Nunatsiaq News suspending print edition because of COVID-19
'There was no point in printing a newspaper we couldn’t get to the readers'
Nunatsiaq News has announced it is suspending its print edition because of COVID-19.
Publisher Michael Roberts pointed out that changing flight schedules had slowed down paper delivery.
"There was no point in printing a newspaper we couldn't get to the readers," Roberts told CBC. "Even moving the newspapers around by truck in Iqaluit was becoming a problem."
A press release from Nunatsiaq also states that while the company was making the decision, the printing plant the newspaper works with announced it was closing.
Roberts also said the newspaper's ad revenue had taken a hit.
Our whole financial model is under duress.- Michael Roberts, Publisher of Nunatsiaq News
"We're providing, I think, a critical service … but with many organizations shutting down or sending people home to work, the flow of advertising which funds the news is being disrupted," said Roberts.
"Like many newspapers across the country, our whole financial model is under duress."
Earlier this week the federal government announced simpler access to money from the Canadian Periodical Fund, as well a new advisory board to oversee which news outlets were eligible for journalism-related tax breaks. Roberts said those efforts won't help his paper, as Nunatsiaq is ineligible for either.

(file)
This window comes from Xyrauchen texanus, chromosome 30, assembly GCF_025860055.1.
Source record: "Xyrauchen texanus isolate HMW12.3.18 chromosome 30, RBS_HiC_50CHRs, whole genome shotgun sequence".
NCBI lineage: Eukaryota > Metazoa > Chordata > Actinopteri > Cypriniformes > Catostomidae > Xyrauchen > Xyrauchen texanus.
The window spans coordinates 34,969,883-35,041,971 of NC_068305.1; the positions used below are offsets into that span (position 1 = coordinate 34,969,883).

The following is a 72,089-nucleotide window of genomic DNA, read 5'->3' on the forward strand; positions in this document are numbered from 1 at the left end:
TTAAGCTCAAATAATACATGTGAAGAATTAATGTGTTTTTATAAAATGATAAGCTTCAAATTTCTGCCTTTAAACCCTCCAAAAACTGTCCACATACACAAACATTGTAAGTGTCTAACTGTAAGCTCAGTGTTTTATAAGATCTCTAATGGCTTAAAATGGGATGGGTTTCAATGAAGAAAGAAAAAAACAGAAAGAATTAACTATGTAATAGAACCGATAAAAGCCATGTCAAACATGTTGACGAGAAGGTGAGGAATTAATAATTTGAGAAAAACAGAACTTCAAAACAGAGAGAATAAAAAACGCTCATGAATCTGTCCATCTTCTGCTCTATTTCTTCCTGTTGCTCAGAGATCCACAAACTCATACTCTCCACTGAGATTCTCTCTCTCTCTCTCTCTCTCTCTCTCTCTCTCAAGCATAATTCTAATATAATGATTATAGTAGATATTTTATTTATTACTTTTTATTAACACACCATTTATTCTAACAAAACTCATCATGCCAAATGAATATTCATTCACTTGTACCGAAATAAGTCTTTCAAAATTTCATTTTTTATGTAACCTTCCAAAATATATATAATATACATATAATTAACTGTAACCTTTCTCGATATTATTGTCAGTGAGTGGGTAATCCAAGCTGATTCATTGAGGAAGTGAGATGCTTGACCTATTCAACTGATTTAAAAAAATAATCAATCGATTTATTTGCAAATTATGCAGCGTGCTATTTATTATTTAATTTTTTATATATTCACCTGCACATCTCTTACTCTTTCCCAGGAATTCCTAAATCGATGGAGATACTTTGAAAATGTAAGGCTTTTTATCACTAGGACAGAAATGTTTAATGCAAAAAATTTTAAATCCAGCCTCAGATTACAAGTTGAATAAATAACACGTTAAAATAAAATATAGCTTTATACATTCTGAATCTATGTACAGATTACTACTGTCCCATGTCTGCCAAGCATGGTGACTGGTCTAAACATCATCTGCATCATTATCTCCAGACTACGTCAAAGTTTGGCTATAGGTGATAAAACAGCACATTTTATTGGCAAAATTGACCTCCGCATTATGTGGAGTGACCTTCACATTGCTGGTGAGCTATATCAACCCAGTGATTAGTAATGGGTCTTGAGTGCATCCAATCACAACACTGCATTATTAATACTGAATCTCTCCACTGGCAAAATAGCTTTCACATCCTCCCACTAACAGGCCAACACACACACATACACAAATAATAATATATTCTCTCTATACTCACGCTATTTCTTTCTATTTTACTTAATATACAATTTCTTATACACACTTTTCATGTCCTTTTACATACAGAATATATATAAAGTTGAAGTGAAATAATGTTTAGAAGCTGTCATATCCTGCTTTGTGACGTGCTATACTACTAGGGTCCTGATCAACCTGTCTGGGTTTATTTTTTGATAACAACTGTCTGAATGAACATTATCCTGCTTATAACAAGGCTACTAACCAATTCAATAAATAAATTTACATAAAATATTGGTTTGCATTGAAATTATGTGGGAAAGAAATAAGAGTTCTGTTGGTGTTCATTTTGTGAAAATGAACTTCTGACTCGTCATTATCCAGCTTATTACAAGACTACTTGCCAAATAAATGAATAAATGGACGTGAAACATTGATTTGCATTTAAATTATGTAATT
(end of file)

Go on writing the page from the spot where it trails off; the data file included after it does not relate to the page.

Roberts said one thing the federal government did do is buy ads to put public health information about COVID-19 in the online paper.
"But we're not really seeing anything from the government of Nunavut or the large Inuit organizations," he said, calling on other governments to consider buying ads.
"The value of using northern media is it supports the news gathering process which is a critical thing during this health emergency," said Roberts. "And it gets the information out. So it's a double whammy."
Nunatsiaq News will continue to publish for free on its website. It's also making a PDF version of the print edition.
The press release states that the website reaches 67,900 people a week, compared to only 5,000 printed weekly copies, and that March reported a surge in readership as well.
Five years ago, most of the outlet's readers read it in print, whereas last week 95 percent of readers were going to Nunatsiaq online, he said.
Roberts said that the decision to suspend printing is temporary and that the company intends to print again when the spread of COVID-19 is under control. But he also said the suspension fits into a long-term trend to publish fewer papers as more people move online.
"What the future will bring, I don't know. But it is true that ... fewer people are reading print newspapers."